The Place of Flawed Pleasures in a Good Life. A Discussion of Plato’s Philebus

Plato Journal 22 (2021)

Abstract

The Philebus describes the “good” that enables human eudaimonia as a “mixture” in which cognitive states have to be combined with certain types of pleasure. This essay investigates how the various senses of falsehood that Plato distinguishes are applied to the question of the hedonic “ingredients” of the good. It argues that his theory allows for the inclusion of certain virtuous pleasures that are deficient with respect to truth: either qua “mixed pleasures” lacking in truth on account of the compresence of their opposite, pain, or because they are based on mistaken anticipations arising in the pursuit of virtuous and reasonable goals.

Download options

PhilArchive



    Upload a copy of this work     Papers currently archived: 72,660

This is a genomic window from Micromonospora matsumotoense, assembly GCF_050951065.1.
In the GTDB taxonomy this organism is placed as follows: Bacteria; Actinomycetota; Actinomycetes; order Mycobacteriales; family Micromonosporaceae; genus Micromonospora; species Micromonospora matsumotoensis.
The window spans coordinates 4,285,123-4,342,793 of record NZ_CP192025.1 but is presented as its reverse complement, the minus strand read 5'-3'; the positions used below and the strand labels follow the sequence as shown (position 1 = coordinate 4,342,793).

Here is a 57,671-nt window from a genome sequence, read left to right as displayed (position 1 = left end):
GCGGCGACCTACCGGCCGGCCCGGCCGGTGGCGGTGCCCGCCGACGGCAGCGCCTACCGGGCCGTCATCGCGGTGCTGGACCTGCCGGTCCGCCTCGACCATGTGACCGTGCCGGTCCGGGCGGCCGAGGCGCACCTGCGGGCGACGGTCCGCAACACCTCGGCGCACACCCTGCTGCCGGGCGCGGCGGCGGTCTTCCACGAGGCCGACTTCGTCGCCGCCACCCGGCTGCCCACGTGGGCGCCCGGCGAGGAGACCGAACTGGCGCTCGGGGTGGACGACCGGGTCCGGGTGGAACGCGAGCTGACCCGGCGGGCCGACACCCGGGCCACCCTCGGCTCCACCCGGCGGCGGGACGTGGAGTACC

External links

Setup an account with your affiliations in order to access resources via your University's proxy server

Through your library

Analytics

Added to PP
2021-10-27

Downloads
10 (#906,681)

6 months
3 (#198,777)

Historical graph of downloads
How can I increase my downloads?

Similar books and articles

An Inconsistency in the Philebus?Joachim Aufderheide - 2013 - British Journal for the History of Philosophy 21 (5):817 - 837.
The Philebus.C. Meinwald - 2008 - In Gail Fine (ed.), The Oxford Handbook of Plato. Oxford University Press. pp. 484--503.
The Emerging Good in Plato's Philebus.John V. Garner - 2017 - Evanston, IL, USA: Northwestern University Press.
“The Permanent Truth of Hedonist Moralities”: Plato and Levinas on Pleasures.Tanja Staehler & Alexander Kozin - 2021 - Journal of the British Society for Phenomenology 52 (2):137-154.

Author's Profile

Jan Szaif
University of California, Davis

References found in this work

No references found.

Add more references

Citations of this work

No citations found.

Add more citations